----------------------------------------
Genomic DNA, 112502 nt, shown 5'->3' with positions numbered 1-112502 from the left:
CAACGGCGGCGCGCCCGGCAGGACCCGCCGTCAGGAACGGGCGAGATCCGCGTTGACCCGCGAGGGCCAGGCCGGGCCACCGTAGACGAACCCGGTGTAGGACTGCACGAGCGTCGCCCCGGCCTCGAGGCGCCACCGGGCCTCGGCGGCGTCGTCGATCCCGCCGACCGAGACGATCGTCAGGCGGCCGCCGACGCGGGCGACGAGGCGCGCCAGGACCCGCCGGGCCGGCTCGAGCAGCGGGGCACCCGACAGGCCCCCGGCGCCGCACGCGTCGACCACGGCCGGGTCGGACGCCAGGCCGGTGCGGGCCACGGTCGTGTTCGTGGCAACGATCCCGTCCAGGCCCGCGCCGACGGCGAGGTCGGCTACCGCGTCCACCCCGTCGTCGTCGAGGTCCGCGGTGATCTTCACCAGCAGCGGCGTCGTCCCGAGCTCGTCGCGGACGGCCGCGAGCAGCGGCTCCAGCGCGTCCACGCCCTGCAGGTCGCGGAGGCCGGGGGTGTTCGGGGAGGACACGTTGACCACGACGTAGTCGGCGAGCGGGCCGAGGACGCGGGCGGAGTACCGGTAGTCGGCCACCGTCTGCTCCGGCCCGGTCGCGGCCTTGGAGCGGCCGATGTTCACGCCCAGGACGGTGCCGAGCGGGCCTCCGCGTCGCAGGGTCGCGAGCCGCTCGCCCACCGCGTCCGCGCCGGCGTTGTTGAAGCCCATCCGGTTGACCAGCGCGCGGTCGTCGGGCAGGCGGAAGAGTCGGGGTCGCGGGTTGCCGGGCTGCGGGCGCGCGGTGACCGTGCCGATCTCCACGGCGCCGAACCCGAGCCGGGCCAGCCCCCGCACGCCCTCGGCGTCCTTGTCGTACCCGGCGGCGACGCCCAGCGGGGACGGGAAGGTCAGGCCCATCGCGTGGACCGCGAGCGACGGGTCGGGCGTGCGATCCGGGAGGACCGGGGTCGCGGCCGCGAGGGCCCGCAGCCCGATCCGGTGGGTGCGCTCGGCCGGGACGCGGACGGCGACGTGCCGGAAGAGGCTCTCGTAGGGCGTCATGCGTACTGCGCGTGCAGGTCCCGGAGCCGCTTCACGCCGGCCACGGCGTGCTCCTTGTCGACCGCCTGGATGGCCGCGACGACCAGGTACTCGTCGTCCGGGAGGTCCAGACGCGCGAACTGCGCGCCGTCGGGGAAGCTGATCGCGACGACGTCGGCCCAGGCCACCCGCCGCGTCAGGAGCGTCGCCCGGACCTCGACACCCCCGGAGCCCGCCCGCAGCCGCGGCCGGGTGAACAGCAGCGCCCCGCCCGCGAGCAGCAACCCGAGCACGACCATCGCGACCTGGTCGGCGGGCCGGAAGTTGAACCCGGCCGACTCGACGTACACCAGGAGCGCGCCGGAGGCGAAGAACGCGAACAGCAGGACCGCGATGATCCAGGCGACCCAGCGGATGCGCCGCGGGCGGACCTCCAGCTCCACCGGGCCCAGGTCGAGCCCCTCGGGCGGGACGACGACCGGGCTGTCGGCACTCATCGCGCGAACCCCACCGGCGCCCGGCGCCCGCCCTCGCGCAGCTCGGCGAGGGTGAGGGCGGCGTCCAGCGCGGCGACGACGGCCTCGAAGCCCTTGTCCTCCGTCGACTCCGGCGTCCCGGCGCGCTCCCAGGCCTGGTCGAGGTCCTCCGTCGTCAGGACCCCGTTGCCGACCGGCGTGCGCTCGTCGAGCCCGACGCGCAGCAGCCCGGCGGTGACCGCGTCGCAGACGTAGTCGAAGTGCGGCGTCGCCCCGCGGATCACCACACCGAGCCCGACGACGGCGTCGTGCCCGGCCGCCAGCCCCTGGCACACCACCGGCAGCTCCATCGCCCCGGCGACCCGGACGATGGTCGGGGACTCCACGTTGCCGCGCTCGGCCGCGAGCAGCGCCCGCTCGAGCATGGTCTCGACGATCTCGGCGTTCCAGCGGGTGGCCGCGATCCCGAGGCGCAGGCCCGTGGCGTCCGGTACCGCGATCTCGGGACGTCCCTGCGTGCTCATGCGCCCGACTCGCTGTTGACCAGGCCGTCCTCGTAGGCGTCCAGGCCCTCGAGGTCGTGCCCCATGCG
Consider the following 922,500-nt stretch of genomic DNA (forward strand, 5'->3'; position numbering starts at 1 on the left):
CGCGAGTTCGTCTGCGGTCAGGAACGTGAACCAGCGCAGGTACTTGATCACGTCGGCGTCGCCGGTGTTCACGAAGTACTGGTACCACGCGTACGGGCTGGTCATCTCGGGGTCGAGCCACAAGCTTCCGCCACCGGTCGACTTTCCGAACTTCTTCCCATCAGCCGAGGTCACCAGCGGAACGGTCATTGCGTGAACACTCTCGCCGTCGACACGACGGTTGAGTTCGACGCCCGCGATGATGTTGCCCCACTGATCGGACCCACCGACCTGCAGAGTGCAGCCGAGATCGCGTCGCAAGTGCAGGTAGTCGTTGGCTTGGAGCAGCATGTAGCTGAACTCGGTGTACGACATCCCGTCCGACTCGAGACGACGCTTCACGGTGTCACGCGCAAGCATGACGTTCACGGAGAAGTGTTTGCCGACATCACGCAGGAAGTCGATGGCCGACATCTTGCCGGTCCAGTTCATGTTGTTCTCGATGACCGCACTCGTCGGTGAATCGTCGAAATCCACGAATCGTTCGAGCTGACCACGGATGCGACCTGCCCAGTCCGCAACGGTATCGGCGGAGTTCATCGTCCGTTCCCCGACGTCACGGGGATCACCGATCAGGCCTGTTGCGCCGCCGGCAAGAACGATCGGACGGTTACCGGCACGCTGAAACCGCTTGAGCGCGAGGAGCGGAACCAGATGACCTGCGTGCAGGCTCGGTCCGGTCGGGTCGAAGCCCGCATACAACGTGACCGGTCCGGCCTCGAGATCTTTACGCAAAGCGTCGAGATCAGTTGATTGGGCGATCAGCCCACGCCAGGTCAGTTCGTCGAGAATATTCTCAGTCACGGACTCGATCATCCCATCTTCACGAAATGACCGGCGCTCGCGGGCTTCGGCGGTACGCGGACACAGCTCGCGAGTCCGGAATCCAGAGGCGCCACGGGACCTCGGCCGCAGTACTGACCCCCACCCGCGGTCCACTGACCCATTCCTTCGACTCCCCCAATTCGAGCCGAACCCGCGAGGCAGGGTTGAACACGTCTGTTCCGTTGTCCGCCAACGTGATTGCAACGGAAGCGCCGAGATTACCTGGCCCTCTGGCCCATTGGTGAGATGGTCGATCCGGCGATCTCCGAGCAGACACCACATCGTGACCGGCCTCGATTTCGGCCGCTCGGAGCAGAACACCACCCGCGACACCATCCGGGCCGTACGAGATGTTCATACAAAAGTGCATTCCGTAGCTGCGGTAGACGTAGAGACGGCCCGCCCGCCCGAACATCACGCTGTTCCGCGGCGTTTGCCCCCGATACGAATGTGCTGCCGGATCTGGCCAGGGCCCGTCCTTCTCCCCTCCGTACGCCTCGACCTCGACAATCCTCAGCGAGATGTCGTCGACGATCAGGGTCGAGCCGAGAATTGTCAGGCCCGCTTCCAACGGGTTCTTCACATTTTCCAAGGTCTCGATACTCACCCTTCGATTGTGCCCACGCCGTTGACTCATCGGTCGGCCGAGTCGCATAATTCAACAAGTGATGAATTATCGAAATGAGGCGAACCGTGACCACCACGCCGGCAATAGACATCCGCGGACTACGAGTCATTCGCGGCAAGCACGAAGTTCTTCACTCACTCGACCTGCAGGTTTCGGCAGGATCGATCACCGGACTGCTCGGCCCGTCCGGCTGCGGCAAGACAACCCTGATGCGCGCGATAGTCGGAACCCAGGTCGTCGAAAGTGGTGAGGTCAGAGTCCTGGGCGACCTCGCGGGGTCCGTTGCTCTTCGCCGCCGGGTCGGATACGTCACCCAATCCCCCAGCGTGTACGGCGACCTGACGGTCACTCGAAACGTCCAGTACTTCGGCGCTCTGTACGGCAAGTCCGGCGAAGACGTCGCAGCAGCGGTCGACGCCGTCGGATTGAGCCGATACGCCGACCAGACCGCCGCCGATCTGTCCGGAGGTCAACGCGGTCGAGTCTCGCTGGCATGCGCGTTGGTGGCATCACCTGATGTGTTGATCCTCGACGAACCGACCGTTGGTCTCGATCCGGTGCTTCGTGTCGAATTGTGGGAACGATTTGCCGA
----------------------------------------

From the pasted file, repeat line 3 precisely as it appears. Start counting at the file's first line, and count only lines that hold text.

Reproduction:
Consider the following 922,500-nt stretch of genomic DNA (forward strand, 5'->3'; position numbering starts at 1 on the left):